A cyber attack described as “the most serious breach of US military computer networks ever” stemmed from an infected USB flash drive, the US deputy defence secretary has revealed.
The attack, which happened two years ago, was the catalyst for the Pentagon overhauling its digital security strategy.
Writing in the journal Foreign Affairs this week, William Lynn said that the malware-laden drive was inserted into a US laptop by a “foreign intelligence agency” operating in the Middle East.
Before it was detected, the malicious code reached as far as the US Central Command network, where it was exposed to sensitive military documents, Lynn said.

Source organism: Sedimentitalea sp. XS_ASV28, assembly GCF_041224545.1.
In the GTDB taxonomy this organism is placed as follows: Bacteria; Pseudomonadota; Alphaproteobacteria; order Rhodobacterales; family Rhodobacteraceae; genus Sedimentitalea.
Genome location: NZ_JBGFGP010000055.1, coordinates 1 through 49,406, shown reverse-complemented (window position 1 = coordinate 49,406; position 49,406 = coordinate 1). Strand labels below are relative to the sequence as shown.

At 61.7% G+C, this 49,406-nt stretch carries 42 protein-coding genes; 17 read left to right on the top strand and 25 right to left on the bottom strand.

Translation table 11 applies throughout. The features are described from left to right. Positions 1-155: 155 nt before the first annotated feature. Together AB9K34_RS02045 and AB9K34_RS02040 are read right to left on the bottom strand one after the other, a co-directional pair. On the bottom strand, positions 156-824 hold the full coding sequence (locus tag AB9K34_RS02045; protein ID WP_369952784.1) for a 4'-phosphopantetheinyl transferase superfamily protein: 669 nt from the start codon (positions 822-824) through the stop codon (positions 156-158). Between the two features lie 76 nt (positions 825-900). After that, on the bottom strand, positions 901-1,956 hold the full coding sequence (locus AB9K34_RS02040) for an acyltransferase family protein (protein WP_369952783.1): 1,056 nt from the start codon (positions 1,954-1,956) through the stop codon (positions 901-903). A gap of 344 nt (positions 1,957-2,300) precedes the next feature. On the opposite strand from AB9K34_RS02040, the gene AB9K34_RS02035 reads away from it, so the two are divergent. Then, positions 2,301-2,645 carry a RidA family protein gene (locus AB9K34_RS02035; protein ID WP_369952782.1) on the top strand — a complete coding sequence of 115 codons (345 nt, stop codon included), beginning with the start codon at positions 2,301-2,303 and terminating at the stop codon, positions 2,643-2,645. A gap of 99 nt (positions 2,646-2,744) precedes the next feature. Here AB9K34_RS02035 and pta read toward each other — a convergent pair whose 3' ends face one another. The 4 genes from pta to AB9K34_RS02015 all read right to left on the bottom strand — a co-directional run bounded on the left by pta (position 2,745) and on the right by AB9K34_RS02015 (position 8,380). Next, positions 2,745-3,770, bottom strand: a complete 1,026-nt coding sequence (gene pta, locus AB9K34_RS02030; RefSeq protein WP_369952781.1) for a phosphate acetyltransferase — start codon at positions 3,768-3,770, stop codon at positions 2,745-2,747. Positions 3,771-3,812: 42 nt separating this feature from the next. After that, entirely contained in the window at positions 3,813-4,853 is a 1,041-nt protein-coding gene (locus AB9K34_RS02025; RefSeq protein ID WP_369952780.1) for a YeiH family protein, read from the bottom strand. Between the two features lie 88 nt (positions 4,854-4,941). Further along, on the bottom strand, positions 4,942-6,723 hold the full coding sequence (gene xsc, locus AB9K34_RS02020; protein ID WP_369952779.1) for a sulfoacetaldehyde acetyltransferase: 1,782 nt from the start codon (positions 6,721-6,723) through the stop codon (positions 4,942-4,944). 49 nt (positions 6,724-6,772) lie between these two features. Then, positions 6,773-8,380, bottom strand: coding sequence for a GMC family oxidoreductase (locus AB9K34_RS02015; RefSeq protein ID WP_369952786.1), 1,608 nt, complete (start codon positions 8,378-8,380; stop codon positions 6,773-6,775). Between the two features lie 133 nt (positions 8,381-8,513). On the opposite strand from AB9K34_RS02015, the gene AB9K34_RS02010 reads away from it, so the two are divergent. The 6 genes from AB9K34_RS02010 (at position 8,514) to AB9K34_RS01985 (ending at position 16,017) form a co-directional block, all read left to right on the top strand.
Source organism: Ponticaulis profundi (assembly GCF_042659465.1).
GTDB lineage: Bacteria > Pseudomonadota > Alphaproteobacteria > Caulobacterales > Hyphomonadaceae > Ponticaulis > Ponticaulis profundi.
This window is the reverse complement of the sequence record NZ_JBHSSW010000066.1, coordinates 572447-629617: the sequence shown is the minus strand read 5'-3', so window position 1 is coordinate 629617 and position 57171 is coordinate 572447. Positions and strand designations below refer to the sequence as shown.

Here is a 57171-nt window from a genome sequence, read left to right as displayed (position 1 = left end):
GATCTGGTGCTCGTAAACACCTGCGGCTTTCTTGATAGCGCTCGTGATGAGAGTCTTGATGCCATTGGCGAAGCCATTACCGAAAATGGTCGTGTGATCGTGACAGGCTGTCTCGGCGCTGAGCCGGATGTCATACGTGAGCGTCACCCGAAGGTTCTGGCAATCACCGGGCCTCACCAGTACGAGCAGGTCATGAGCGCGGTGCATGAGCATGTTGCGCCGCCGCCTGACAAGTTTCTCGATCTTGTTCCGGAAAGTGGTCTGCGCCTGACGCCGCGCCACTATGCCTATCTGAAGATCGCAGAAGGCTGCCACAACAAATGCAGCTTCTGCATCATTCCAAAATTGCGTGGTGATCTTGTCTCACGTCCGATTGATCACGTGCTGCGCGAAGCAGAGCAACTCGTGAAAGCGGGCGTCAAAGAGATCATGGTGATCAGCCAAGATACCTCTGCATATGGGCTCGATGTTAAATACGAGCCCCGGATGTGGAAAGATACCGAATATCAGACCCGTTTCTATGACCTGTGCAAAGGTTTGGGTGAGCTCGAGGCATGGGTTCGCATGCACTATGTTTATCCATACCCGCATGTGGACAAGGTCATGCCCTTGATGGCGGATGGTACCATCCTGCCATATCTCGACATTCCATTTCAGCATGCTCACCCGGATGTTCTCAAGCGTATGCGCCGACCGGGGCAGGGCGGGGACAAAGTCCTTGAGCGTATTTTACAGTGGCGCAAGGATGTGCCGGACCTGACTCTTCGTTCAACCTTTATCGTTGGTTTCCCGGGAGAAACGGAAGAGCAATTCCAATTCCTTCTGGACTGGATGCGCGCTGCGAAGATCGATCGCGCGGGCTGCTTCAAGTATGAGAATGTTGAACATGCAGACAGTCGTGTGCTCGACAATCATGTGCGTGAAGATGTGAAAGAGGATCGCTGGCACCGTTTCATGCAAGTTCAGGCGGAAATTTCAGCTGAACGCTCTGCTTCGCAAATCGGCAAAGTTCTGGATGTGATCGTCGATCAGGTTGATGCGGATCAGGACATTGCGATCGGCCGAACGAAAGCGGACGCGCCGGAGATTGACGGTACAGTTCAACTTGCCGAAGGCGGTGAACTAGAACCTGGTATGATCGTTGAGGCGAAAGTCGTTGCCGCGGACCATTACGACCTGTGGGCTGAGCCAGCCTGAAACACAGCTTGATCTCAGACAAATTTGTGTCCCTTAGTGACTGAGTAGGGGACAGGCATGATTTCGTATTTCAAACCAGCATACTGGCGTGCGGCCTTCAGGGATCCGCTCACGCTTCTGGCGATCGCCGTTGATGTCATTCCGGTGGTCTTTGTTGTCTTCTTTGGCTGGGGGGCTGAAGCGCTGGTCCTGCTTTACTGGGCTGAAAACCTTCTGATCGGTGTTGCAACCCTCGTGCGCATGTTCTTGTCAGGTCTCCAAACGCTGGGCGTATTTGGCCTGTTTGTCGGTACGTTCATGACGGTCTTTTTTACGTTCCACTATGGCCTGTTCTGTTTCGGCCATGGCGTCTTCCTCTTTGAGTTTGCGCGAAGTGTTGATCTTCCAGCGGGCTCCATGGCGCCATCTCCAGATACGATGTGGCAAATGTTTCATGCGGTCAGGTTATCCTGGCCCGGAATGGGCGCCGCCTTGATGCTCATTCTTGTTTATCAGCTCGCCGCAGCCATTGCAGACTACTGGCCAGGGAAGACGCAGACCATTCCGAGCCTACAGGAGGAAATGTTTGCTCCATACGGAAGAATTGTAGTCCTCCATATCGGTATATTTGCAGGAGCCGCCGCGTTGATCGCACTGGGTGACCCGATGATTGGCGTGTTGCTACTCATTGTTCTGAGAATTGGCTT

“[It] spread undetected on both classified and unclassified systems, establishing what amounted to a digital beachhead, from which data could be transferred to servers under foreign control,” he wrote. “It was a network administrator’s worst fear: a rogue program operating silently, poised to deliver operational plans into the hands of an unknown adversary.”
Following the attack in 2008, the Pentagon formed a Cyber Command unit to identify and defend against cyber security threats. It also prohibited its workforce from using USB flash drives, although this ban has recently been lifted.
Lynn estimates more than one hundred foreign intelligence organisations are attempting to break into US military networks at any one time.
In May this year, the Pentagon’s undersecretary of defence for policy James Miller said that the government would consider a military response in retaliation to a cyber attack against the country.
See also: Mobile insecurity Is the new wave of Internet-connected mobile devices carving out a gaping hole in enterprise security?